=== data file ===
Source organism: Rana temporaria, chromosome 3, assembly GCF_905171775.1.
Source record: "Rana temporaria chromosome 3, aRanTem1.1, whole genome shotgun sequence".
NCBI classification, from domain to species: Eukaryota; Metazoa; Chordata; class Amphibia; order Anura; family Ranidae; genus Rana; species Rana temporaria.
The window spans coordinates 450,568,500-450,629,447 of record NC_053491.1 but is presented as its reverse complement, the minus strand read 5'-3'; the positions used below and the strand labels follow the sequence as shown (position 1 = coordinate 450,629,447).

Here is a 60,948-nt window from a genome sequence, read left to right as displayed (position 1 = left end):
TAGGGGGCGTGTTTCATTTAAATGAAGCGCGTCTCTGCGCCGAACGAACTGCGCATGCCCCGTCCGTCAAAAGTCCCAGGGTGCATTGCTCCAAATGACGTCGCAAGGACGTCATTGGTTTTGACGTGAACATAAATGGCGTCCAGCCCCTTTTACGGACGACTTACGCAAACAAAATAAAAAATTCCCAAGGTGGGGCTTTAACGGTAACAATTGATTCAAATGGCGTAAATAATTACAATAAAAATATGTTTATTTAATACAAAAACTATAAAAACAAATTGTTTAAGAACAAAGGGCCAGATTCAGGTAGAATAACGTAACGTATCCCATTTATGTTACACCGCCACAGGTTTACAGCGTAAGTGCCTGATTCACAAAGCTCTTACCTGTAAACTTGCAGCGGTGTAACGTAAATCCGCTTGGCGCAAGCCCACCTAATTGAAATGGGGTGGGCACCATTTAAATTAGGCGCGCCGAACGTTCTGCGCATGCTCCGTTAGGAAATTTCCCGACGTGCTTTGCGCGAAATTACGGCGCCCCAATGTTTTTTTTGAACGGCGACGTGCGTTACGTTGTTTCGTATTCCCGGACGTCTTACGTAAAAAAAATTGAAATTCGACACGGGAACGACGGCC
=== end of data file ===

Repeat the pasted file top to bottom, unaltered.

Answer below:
Source organism: Rana temporaria, chromosome 3, assembly GCF_905171775.1.
Source record: "Rana temporaria chromosome 3, aRanTem1.1, whole genome shotgun sequence".
NCBI classification, from domain to species: Eukaryota; Metazoa; Chordata; class Amphibia; order Anura; family Ranidae; genus Rana; species Rana temporaria.
The window spans coordinates 450,568,500-450,629,447 of record NC_053491.1 but is presented as its reverse complement, the minus strand read 5'-3'; the positions used below and the strand labels follow the sequence as shown (position 1 = coordinate 450,629,447).

Here is a 60,948-nt window from a genome sequence, read left to right as displayed (position 1 = left end):
TAGGGGGCGTGTTTCATTTAAATGAAGCGCGTCTCTGCGCCGAACGAACTGCGCATGCCCCGTCCGTCAAAAGTCCCAGGGTGCATTGCTCCAAATGACGTCGCAAGGACGTCATTGGTTTTGACGTGAACATAAATGGCGTCCAGCCCCTTTTACGGACGACTTACGCAAACAAAATAAAAAATTCCCAAGGTGGGGCTTTAACGGTAACAATTGATTCAAATGGCGTAAATAATTACAATAAAAATATGTTTATTTAATACAAAAACTATAAAAACAAATTGTTTAAGAACAAAGGGCCAGATTCAGGTAGAATAACGTAACGTATCCCATTTATGTTACACCGCCACAGGTTTACAGCGTAAGTGCCTGATTCACAAAGCTCTTACCTGTAAACTTGCAGCGGTGTAACGTAAATCCGCTTGGCGCAAGCCCACCTAATTGAAATGGGGTGGGCACCATTTAAATTAGGCGCGCCGAACGTTCTGCGCATGCTCCGTTAGGAAATTTCCCGACGTGCTTTGCGCGAAATTACGGCGCCCCAATGTTTTTTTTGAACGGCGACGTGCGTTACGTTGTTTCGTATTCCCGGACGTCTTACGTAAAAAAAATTGAAATTCGACACGGGAACGACGGCC